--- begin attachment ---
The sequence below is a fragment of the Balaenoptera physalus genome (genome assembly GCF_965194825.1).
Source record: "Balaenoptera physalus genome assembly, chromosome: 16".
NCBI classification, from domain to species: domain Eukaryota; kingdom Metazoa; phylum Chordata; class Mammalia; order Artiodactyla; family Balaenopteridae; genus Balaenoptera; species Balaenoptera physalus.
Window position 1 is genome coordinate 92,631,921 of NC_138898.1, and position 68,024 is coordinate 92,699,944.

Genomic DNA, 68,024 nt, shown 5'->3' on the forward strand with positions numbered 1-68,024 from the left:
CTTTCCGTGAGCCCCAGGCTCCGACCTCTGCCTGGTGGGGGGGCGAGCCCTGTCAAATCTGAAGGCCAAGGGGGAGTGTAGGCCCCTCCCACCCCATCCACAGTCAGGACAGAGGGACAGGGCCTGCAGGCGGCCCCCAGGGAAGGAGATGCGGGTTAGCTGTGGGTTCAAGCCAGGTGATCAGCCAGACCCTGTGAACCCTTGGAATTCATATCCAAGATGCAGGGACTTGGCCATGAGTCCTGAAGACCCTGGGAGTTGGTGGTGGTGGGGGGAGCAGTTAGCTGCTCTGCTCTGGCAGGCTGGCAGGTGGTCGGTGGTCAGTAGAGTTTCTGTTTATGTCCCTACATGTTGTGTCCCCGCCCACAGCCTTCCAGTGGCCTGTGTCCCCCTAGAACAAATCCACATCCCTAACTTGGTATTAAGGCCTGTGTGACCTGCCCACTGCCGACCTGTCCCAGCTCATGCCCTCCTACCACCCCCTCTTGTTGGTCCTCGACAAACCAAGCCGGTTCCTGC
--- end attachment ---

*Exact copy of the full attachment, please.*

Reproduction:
The sequence below is a fragment of the Balaenoptera physalus genome (genome assembly GCF_965194825.1).
Source record: "Balaenoptera physalus genome assembly, chromosome: 16".
NCBI classification, from domain to species: domain Eukaryota; kingdom Metazoa; phylum Chordata; class Mammalia; order Artiodactyla; family Balaenopteridae; genus Balaenoptera; species Balaenoptera physalus.
Window position 1 is genome coordinate 92,631,921 of NC_138898.1, and position 68,024 is coordinate 92,699,944.

Genomic DNA, 68,024 nt, shown 5'->3' on the forward strand with positions numbered 1-68,024 from the left:
CTTTCCGTGAGCCCCAGGCTCCGACCTCTGCCTGGTGGGGGGGCGAGCCCTGTCAAATCTGAAGGCCAAGGGGGAGTGTAGGCCCCTCCCACCCCATCCACAGTCAGGACAGAGGGACAGGGCCTGCAGGCGGCCCCCAGGGAAGGAGATGCGGGTTAGCTGTGGGTTCAAGCCAGGTGATCAGCCAGACCCTGTGAACCCTTGGAATTCATATCCAAGATGCAGGGACTTGGCCATGAGTCCTGAAGACCCTGGGAGTTGGTGGTGGTGGGGGGAGCAGTTAGCTGCTCTGCTCTGGCAGGCTGGCAGGTGGTCGGTGGTCAGTAGAGTTTCTGTTTATGTCCCTACATGTTGTGTCCCCGCCCACAGCCTTCCAGTGGCCTGTGTCCCCCTAGAACAAATCCACATCCCTAACTTGGTATTAAGGCCTGTGTGACCTGCCCACTGCCGACCTGTCCCAGCTCATGCCCTCCTACCACCCCCTCTTGTTGGTCCTCGACAAACCAAGCCGGTTCCTGC